In the meantime, I hope that you enjoy your trip to the War Museum. I shall look forward to hearing all about it.
Reading - a minimum of five times. Please mark all reads that take place outside of the classroom with an 'H'. One of these should be aloud to an adult, where you should discuss what you have read with them. Please ask them to sign your diary to confirm all this has happened. Make sure your diary has been completed and is in for checking on Monday.
Congratulations to Arty - this week's reading raffle winner.
Spellings for all are words with a /shuhn/ sound spelt with 'sion' (If root word ends in 'se', 'de' or 'd')
expansion extension comprehension tension corrosion supervision fusion conclusion persuasion suspension
Cued spelling words are ‘i’ myth, gym, Egypt, pyramid, mystery
Be careful when you practise to capitalise the ‘E’ for the proper noun Egypt.
Head boy/girl speeches
Boys will deliver their speeches on Tuesday, whilst girls will give theirs on Friday. They should be no longer than a minute. Please ensure you have all speeches in on Monday at the latest (typed or handwritten). Remember to be careful not to promise anything that you cannot fulfil!
Friday 17th September
What a packed week we have had! It has been lovely to see most of the class back together again and enjoying each other's company.
We completed our 'Bomb' stories and published them and have now moved on to another piece of narrative inspired by a short film about a lighthouse keeper. Some of you were still missing for the input on Wednesday morning, so I'd be grateful if you would watch the film prior to our next lesson on Monday. We had begun to make notes about the setting at the start, describing the lighthouse, the sea and the village. I very much enjoyed some of your sentence suggestions. This one was particularly effective: Tall, proud and remote, the lighthouse stood at the top of a rugged cliff over looking an increasingly angry sea. Clever use of three adjectives at the start of the sentence before even mentioning the noun.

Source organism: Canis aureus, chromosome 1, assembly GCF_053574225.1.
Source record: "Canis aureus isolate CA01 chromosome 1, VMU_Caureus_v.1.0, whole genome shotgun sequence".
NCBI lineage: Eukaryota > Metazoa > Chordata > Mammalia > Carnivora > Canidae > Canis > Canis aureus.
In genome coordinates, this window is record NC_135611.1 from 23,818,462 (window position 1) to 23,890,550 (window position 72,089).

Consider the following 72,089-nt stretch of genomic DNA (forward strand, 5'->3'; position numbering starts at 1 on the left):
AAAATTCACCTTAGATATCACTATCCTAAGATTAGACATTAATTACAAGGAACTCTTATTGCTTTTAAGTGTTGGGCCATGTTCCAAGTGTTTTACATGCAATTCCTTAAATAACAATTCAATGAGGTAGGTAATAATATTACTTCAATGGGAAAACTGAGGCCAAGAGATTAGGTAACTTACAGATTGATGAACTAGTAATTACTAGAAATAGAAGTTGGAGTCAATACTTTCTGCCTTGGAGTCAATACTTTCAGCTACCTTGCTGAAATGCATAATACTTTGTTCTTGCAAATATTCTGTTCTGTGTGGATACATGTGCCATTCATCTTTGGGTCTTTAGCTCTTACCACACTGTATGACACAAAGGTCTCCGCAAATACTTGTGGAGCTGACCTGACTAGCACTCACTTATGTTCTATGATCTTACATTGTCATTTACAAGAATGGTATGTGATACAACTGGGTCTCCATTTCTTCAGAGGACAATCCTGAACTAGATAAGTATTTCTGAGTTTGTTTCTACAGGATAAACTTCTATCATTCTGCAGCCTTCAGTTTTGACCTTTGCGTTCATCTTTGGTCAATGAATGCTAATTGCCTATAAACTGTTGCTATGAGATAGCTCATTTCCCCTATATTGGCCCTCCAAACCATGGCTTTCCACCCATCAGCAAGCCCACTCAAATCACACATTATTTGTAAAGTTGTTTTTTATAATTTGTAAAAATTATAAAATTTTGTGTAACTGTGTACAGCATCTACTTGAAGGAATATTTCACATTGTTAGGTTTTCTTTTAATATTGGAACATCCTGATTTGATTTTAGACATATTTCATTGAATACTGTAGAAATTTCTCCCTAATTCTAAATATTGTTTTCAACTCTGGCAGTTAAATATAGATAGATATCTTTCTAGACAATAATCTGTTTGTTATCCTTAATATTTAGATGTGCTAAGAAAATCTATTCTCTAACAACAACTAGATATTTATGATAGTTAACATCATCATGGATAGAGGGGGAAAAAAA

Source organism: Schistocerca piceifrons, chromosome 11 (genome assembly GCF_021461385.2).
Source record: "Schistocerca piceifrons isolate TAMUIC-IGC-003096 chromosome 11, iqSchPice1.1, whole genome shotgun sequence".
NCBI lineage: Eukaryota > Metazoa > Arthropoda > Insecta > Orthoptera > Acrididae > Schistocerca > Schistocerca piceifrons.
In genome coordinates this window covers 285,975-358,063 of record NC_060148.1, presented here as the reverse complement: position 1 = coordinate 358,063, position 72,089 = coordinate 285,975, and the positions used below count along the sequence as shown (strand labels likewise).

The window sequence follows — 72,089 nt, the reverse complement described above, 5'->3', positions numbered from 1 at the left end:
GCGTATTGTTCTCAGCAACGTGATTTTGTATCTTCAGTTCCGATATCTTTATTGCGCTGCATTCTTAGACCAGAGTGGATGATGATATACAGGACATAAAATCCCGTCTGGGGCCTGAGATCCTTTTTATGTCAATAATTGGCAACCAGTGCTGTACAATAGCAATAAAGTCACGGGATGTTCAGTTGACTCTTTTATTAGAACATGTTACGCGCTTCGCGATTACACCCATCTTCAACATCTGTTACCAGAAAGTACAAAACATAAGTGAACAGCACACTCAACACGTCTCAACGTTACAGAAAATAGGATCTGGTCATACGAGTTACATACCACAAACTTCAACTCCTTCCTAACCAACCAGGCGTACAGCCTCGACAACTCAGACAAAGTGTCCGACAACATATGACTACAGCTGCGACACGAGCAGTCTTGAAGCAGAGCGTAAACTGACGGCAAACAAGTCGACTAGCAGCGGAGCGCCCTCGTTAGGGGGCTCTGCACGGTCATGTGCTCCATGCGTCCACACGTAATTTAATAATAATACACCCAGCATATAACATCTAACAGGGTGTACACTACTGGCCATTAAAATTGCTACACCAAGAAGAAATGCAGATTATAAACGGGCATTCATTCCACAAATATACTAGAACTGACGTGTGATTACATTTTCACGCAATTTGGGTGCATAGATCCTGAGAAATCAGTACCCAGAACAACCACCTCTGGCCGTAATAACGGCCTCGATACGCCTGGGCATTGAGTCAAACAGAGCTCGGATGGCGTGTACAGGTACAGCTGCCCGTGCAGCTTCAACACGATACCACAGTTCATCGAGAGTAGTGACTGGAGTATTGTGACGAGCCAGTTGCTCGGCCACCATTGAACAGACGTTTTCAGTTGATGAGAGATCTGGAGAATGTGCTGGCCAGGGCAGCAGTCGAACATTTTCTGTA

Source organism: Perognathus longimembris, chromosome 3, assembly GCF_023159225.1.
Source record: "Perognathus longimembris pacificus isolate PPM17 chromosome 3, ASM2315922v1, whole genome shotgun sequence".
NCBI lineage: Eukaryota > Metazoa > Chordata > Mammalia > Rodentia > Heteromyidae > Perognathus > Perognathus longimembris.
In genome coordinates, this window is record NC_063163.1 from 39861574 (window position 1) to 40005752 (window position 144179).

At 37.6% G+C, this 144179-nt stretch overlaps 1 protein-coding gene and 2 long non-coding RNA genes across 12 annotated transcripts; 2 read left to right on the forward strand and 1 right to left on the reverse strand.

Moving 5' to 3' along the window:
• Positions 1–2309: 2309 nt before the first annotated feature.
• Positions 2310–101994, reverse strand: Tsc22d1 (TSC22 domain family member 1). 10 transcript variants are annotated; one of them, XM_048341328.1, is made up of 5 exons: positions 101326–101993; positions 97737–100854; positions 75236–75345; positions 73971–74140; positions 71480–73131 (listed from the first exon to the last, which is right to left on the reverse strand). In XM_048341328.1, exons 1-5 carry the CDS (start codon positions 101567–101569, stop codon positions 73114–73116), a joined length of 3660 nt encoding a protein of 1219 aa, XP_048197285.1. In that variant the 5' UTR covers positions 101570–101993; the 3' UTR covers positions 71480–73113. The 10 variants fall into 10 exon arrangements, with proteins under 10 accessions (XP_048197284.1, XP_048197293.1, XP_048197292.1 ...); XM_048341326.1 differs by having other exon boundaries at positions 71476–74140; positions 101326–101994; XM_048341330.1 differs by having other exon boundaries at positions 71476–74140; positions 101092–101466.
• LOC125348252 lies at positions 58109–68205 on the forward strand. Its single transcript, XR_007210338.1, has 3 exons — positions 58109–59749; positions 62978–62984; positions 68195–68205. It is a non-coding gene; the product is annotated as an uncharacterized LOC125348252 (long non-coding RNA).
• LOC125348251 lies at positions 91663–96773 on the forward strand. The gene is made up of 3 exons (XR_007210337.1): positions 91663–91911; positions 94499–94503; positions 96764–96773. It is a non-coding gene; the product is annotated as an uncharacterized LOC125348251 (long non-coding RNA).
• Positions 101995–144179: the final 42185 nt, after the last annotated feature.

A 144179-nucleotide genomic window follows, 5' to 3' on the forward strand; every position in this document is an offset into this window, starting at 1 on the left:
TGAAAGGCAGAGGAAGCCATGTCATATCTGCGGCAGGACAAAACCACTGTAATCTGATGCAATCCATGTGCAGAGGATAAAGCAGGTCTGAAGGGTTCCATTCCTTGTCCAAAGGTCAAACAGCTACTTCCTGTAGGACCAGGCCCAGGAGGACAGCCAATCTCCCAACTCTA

Here is the link
In maths, we have completed our place value topic and are now ready to move on to some BIDMAS.
Topic work has included creating our eye-catching Blitz board (see above) and also learning about how Britain prepared for war.
For Roald Dahl Day, we enjoyed participating in a Fantastic Mr Fox workshop and considering whether the farmers were right to be so anti Mr Fox - bearing in mind he was stealing from them!
Inspired by Roald Dahl's war time experience in the RAF, as recorded in his autobiography Going Solo, we also created model WWII planes.
Next week, we look forward to our Imperial War Museum Trip.
Reading - five times at home, or after-school club. Please mark these reads with an 'H'. One of these reads should be aloud at home to an adult. Please ask them to comment on your reading and sign your diary to confirm all this has happened. Make sure your diary is in school on Monday for checking please.
Congratulations to Jack - this week's raffle winner.
Spellings - The suffix –ly is added to an adjective to form an adverb. The rules already learnt still apply. The suffix –ly starts with a consonant letter, so it is added straight on to most root words e.g. gladly, completely, Be careful with these words that already end in an 'l' - usually (usual + ly), finally (final + ly), comically (comical + ly), really (real +ly).
If the root word ends with –ic, –ally is added rather than just –ly, (except in the word publicly) basically, frantically, dramatically
Also revise the words truly, duly wholly.
Maths - Tables practice. Mr Rowland will attach a grid for your to practise on.
Head Pupil speeches. You may want to begin thinking about the content of your speeches, which will be delivered w/c 27th.
The speeches should be approx one minute long. Remember to only make promises that you have a chance of keeping!
Remote Learning for Wednesday
Hi those of you still at home,
Hope you're still getting on ok.
GPS - see sheet in resources section
Comprehension on Scotland and WWII - see resources section. Please choose the reading and set of questions. Answers are provided so you may mark your work.
Maths - MNP Please complete Mind Workout P.13 and Review 1 P.14 and 15.
Also mental maths sheet in resources. Answers are provided.